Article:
11. Again. I got that idea from an incident reported on flyertalk in the safety/security forum. And yes married couples in the USA have the same last name. I apologize if facts disagree with your idealization of how the universe should be. As as for your ad hominem against me, again, I’ve advised my fiancée to not add my last name to her legal name after we are married. I’ve traveled over two million miles by air, about 100,000 miles each year, and enter the USA about a half dozen times a year. I’ve experienced lots of things from CBP that you would assert CBP should not care about, and you would be right. But CBP doesn’t have to follow your ideal or my ideal. Unless one has extremely deep pockets and can bring CBP to heel. Thanks for the lesson though.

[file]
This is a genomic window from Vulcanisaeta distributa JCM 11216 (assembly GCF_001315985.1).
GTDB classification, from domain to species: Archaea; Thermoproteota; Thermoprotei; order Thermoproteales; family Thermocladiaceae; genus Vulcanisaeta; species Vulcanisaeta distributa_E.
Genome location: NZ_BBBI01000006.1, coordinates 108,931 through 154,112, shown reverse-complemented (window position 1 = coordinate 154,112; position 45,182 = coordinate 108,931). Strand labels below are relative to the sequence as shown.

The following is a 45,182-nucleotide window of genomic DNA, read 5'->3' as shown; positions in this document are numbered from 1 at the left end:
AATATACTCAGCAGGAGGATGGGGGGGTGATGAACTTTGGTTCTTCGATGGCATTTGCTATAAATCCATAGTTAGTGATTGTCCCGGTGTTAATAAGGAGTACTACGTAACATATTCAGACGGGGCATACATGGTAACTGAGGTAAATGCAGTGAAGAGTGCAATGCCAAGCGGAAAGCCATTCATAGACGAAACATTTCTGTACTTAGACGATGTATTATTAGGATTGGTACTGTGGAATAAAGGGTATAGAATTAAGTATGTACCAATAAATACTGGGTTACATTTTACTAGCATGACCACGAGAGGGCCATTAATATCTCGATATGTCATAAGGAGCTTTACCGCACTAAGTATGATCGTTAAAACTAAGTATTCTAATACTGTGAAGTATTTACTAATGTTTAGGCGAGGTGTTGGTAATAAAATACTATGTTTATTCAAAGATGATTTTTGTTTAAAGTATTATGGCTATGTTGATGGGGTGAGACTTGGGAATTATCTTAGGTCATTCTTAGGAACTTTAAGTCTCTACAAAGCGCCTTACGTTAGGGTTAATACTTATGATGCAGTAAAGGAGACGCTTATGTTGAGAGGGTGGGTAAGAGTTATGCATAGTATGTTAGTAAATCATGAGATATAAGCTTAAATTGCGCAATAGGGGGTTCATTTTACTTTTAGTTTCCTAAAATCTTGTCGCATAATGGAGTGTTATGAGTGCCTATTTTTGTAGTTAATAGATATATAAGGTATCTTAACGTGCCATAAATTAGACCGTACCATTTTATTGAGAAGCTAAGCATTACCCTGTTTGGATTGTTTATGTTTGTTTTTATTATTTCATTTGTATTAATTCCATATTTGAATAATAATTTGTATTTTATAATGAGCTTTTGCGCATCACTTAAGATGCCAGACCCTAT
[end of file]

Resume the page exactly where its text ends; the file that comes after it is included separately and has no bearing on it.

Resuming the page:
12. Mike E

    US Territories

    Many USA territories are sovereign entities with respect to immigration policy. Just because your fiancee has a visa to be in the USA doesn’t mean she has a visa to visit each territory. AFAICT, she would not need an AP to return to an actual state from a territory. Regardless Puerto Rico uses USA immigration policy so no AP or visa needed.
  13. As someone who went through YYC over 50 times as a green card holder, and dozens through most of the other preclearance stations around the world and Canada, I beg to differ. At preclearance POEs, CBP officers have essentially unchecked power over admitting anyone: visitor, immigrant visa holder, green card holder, or citizen. For example, another flyertalk thread from years ago discusses a USA citizen patent attorney who was told by a CBP officer in YUL that if he didn’t break attorney client privilege, he was not going to be flying to the USA that day. Married couples with different last names are unusual to CBP officers and so the likelihood of a hassle goes up. Just be prepared to drive to the USA from Canada. As I am.